Brazil's 200-year-old national museum and most of its 20 million artefacts have been destroyed 3 years ago

Brazil's 200-year-old national museum and most of its 20 million artefacts have been destroyed

'It's a loss for the world, there is no way to get it back'

A massive fire has ripped through Brazil's 200-year-old museum and its archive.

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The Museu Nacional housed more than 20 million items, including one of the oldest-human skeletons on record, some of the first fossils ever found in Brazil and a rare collection of works on archaeology, palaeontology and anthropology.

Two broken fire hydrants next to the museum meant the first of the 80 firefighters on the scene had to source water from a nearby lake, delaying efforts to tackle the blaze. Brazil is currently experiencing the worst recession in its history.

RIO DE JANEIRO, BRAZIL - SEPTEMBER 02: A fire burns at the National Museum of Brazil on September 2, 2018 in Rio de Janeiro, Brazil. The museum, which is tied to the Rio de Janeiro federal university and the Education Ministry, was founded in 1818 by King John VI of Portugal. It houses several landmark collections including Egyptian artefacts and the oldest human fossil found in Brazil. Its collection include more than 20 million items ranging from archaeological findings to historical memorabilia. (Photo by Buda Mendes/Getty Images) Brazil is currently experiencing the worst recession in its history (Credit: Buda Mendes)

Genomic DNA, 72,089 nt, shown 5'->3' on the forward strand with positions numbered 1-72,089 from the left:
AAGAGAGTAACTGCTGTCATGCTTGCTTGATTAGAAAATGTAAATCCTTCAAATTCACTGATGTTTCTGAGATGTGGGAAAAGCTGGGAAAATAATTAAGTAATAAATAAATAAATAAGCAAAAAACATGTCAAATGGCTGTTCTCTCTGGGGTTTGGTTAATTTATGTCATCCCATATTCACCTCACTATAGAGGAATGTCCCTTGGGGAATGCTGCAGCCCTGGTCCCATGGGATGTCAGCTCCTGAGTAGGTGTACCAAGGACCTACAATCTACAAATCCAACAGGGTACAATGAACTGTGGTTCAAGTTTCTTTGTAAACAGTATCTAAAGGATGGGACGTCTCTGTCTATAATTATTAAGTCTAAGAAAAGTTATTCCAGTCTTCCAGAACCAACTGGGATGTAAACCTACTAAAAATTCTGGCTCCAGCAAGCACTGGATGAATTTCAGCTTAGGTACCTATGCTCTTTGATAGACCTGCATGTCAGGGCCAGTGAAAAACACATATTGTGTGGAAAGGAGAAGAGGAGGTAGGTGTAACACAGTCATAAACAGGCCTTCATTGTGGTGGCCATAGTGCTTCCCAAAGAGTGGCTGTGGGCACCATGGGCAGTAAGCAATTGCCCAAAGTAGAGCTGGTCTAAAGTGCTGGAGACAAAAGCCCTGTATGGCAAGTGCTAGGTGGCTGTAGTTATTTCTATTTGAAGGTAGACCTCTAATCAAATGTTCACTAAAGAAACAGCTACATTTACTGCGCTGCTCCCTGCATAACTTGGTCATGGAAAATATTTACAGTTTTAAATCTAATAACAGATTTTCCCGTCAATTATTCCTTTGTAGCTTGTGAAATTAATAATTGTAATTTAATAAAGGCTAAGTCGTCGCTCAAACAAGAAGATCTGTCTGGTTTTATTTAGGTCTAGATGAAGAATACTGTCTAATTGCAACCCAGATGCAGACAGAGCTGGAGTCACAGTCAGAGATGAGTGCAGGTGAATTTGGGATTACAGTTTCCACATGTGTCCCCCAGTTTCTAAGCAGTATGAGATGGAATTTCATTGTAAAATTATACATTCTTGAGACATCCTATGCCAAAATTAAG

It's believed that the extent of the fire, which started at 7.30pm local time on Sunday just after the museum had closed, is so great that most of the collection has been destroyed. However, there are no reports of injuries or deaths.

"It's a loss for the world," former director of the museum Sergio Kugland de Azevedo told the FT. "This can never be recovered for the people, the building.

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"There is no way to get it back. Thankfully no one died but the loss can never be recovered."

Brazil's President Michel Temer said: "It's a sad day for all Brazilians."

'Luzia,' a 11,500-year-old human skeleton found in a Brazilian cave was stored at the museum, as well as items from ancient Egypt, Rome and Greece and bones from the largest dinosaur ever found in Brazil.